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Legal Questions Answered By Griffin & Murphy, LLP

by Prince Of Petworth April 30, 2010 at 11:30 am 9 Comments

Photo by PoPville Flickr user rockcreek

Griffin & Murphy, LLP, is a boutique law firm in Washington, D.C. concentrating its practice in real estate law (including development, finance, leasing, zoning and condominium conversions), as well as estate planning and probate, civil litigation, and business law. The attorneys of Griffin & Murphy, LLP are licensed to practice law in the District of Columbia, Maryland and Virginia. Griffin and Murphy, LLP was founded in 1981.

Please send any legal questions relating to real estate, rentals, buildings, renovations or other legal items to princeofpetworth (at) gmail (dot) com, each week one question will be featured. Ed. Note Griffin & Murphy is a PoP advertiser. You can find previous questions featured here.


I have a fairly unique legal question:

We moved in to our home last November, and have recently discovered that someone must have had a home business at this address. The business is listed on various websites such as citysearch and google maps, with our address and a phone number that is disconnected. Judging by the disconnected phone and dysfunctional website, the business appears to be defunct. From a legal standpoint, I have the following questions:

What liability, if any, do we have in regards to this business, and how can we ensure that any debts or other liabilities incurred by this business do not become a burden to us simply because of the address?

When we get mail for it, is it our mail by default, or is it mail for something that doesn’t exist? To complicate things further, our dog chewed a letter sent to the business, so I’m not sure how to forward damaged mail.

Is there a way to insist that websites stop listing this business with our address? Thanks!

Answer after the jump.


First, let me say that it is refreshing to hear that you want to be a good citizen and correct this situation rather than simply throw the unwanted mail in the trash.

Although it is annoying to receive mail that was intended for the former resident of your house, you should not worry about being liable for the debts or other obligations of the former resident, including those of his or her home business. Although a business was apparently once operated out of your house, you did not become the owner of the business by virtue of buying its principal office, and thus you would not be liable for the company’s legal obligations. If the previous owner of the house had offered the property as collateral to secure the debts of his or her company, assuming you purchased title insurance for yourself or your lender, such an encumbrance would have been discovered by the title company and brought to your attention when you purchased the house.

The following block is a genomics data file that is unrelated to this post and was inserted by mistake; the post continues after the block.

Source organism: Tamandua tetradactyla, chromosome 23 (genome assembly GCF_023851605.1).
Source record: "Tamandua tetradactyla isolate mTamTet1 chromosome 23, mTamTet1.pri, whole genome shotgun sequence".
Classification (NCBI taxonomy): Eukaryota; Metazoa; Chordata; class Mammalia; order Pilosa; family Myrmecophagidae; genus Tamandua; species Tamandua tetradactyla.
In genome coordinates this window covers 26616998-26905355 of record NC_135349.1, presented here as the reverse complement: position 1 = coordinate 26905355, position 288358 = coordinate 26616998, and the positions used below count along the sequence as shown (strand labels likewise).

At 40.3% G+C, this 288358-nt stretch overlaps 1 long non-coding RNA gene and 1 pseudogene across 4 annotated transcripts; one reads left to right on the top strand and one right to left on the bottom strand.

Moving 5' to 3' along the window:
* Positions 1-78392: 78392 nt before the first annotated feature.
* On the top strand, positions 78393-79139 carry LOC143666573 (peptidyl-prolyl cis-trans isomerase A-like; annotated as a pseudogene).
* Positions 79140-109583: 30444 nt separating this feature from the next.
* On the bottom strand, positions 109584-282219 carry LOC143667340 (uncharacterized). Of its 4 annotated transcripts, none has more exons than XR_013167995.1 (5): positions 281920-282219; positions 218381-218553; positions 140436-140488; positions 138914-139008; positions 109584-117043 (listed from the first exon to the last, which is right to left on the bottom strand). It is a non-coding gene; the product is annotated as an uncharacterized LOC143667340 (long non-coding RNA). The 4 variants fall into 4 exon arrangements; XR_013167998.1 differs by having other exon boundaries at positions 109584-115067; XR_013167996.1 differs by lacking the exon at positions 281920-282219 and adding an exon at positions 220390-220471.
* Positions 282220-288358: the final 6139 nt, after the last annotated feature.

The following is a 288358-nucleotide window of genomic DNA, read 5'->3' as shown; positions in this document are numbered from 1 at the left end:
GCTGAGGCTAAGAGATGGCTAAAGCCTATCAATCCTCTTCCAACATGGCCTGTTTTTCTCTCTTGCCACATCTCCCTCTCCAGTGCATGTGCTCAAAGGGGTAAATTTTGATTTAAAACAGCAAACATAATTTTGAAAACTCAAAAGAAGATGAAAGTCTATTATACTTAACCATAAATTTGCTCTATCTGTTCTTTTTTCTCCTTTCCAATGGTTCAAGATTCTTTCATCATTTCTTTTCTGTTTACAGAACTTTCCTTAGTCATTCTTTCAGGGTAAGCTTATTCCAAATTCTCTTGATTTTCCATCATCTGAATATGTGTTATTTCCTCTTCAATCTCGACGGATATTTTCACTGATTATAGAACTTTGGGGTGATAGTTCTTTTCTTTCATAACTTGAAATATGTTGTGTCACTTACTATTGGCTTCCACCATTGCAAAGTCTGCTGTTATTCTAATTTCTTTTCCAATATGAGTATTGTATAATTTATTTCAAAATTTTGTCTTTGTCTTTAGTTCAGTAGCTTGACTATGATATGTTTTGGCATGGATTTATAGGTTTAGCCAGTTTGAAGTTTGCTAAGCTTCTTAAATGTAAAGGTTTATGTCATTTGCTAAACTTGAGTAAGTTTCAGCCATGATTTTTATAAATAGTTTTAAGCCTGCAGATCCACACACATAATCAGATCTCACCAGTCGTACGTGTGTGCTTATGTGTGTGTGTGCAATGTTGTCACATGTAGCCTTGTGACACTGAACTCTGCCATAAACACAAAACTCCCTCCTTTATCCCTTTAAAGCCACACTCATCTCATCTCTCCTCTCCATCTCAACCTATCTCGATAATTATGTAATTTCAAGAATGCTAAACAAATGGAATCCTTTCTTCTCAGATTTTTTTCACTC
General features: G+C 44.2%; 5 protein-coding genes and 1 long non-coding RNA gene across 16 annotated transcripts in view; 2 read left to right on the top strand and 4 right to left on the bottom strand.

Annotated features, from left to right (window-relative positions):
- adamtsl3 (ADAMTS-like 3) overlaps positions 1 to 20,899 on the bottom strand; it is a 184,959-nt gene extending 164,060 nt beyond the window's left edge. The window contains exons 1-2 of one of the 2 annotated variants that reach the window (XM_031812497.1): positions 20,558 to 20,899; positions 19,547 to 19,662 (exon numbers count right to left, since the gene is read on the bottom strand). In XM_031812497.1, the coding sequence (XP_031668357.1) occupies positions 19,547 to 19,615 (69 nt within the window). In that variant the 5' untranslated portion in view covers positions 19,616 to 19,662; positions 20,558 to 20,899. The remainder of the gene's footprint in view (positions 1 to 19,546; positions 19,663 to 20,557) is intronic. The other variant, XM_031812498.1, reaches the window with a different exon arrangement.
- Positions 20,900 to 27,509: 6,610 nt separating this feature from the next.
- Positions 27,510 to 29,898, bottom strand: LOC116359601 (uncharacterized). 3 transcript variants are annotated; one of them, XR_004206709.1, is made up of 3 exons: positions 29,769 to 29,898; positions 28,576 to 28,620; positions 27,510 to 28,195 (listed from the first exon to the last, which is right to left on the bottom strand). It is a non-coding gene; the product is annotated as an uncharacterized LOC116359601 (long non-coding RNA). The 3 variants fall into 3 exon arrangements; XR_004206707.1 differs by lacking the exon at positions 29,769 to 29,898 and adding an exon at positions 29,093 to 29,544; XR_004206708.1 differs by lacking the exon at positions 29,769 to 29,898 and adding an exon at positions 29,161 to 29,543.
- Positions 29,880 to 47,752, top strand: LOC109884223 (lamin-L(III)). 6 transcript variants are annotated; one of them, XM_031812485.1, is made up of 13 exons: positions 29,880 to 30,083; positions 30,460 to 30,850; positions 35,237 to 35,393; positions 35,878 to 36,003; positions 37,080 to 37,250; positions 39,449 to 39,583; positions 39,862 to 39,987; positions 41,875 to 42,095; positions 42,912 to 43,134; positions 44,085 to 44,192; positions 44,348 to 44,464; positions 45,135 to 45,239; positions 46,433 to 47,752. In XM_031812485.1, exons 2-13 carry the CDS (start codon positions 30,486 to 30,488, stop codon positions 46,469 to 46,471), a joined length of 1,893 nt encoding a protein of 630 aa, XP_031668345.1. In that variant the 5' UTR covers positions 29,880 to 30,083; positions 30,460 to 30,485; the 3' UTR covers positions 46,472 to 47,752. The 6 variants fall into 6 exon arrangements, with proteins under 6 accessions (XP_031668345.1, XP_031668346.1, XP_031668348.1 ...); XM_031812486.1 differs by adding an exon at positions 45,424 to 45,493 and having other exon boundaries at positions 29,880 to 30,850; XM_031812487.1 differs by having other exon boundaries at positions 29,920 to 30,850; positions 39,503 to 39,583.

As for the company’s mail, I would recommend marking “Return to Sender” on everything you receive that is addressed to the company and then dropping it in the mail. Eventually you will start to see things taper off. Any damaged mail you have should be placed in a new envelope and returned to the sender, assuming you can still read the sender’s name and address.

Google Maps allows you to edit its maps to correct incorrect business information. Here is the link: http://maps.google.com/support/bin/answer.py?hl=en&answer=171429. I am sure Citysearch probably has a similar feature and it has a procedure for reporting incorrect information.

This response was prepared by Mark G. Griffin and Patrick D. Blake of Griffin & Murphy, LLP. The material contained in this response has been prepared for informational purposes only and should not be relied upon as legal advice or as a substitute for a consultation with a qualified attorney. Nothing in this response should be considered as either creating an attorney-client relationship between the reader and Griffin & Murphy, LLP or as rendering of legal advice for any specific matter.


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